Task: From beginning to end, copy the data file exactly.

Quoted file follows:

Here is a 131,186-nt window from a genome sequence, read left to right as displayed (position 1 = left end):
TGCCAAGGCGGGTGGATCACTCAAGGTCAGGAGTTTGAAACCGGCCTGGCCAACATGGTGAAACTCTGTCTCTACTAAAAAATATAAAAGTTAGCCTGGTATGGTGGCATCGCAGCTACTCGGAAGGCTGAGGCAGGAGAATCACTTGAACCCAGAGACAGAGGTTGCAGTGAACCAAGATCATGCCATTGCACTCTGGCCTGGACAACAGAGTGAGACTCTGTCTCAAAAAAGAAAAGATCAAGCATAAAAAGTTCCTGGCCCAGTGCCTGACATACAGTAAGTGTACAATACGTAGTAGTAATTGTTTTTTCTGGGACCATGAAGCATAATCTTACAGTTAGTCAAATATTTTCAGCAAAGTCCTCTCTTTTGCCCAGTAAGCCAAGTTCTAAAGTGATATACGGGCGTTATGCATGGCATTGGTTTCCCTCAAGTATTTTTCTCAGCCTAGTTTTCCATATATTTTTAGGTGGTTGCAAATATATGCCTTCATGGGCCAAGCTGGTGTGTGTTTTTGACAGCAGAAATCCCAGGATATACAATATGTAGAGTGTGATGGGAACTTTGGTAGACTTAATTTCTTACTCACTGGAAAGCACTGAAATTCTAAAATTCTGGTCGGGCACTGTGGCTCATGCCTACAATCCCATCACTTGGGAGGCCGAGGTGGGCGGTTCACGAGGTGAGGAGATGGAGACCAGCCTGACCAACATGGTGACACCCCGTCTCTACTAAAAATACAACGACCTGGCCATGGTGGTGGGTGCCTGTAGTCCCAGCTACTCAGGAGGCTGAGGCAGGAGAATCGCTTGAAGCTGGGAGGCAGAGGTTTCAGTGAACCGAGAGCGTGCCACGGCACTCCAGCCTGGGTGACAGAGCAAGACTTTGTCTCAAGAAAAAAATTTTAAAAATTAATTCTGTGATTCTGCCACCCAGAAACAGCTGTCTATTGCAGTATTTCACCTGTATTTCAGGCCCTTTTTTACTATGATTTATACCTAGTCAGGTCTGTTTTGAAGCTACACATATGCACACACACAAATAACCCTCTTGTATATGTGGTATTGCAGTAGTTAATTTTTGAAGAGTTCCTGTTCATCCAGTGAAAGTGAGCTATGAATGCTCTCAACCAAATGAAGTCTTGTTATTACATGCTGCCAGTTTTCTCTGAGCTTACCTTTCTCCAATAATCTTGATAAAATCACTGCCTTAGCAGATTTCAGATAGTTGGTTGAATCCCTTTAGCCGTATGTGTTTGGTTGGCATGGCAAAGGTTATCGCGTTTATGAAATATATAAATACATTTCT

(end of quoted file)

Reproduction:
Here is a 131,186-nt window from a genome sequence, read left to right as displayed (position 1 = left end):
TGCCAAGGCGGGTGGATCACTCAAGGTCAGGAGTTTGAAACCGGCCTGGCCAACATGGTGAAACTCTGTCTCTACTAAAAAATATAAAAGTTAGCCTGGTATGGTGGCATCGCAGCTACTCGGAAGGCTGAGGCAGGAGAATCACTTGAACCCAGAGACAGAGGTTGCAGTGAACCAAGATCATGCCATTGCACTCTGGCCTGGACAACAGAGTGAGACTCTGTCTCAAAAAAGAAAAGATCAAGCATAAAAAGTTCCTGGCCCAGTGCCTGACATACAGTAAGTGTACAATACGTAGTAGTAATTGTTTTTTCTGGGACCATGAAGCATAATCTTACAGTTAGTCAAATATTTTCAGCAAAGTCCTCTCTTTTGCCCAGTAAGCCAAGTTCTAAAGTGATATACGGGCGTTATGCATGGCATTGGTTTCCCTCAAGTATTTTTCTCAGCCTAGTTTTCCATATATTTTTAGGTGGTTGCAAATATATGCCTTCATGGGCCAAGCTGGTGTGTGTTTTTGACAGCAGAAATCCCAGGATATACAATATGTAGAGTGTGATGGGAACTTTGGTAGACTTAATTTCTTACTCACTGGAAAGCACTGAAATTCTAAAATTCTGGTCGGGCACTGTGGCTCATGCCTACAATCCCATCACTTGGGAGGCCGAGGTGGGCGGTTCACGAGGTGAGGAGATGGAGACCAGCCTGACCAACATGGTGACACCCCGTCTCTACTAAAAATACAACGACCTGGCCATGGTGGTGGGTGCCTGTAGTCCCAGCTACTCAGGAGGCTGAGGCAGGAGAATCGCTTGAAGCTGGGAGGCAGAGGTTTCAGTGAACCGAGAGCGTGCCACGGCACTCCAGCCTGGGTGACAGAGCAAGACTTTGTCTCAAGAAAAAAATTTTAAAAATTAATTCTGTGATTCTGCCACCCAGAAACAGCTGTCTATTGCAGTATTTCACCTGTATTTCAGGCCCTTTTTTACTATGATTTATACCTAGTCAGGTCTGTTTTGAAGCTACACATATGCACACACACAAATAACCCTCTTGTATATGTGGTATTGCAGTAGTTAATTTTTGAAGAGTTCCTGTTCATCCAGTGAAAGTGAGCTATGAATGCTCTCAACCAAATGAAGTCTTGTTATTACATGCTGCCAGTTTTCTCTGAGCTTACCTTTCTCCAATAATCTTGATAAAATCACTGCCTTAGCAGATTTCAGATAGTTGGTTGAATCCCTTTAGCCGTATGTGTTTGGTTGGCATGGCAAAGGTTATCGCGTTTATGAAATATATAAATACATTTCT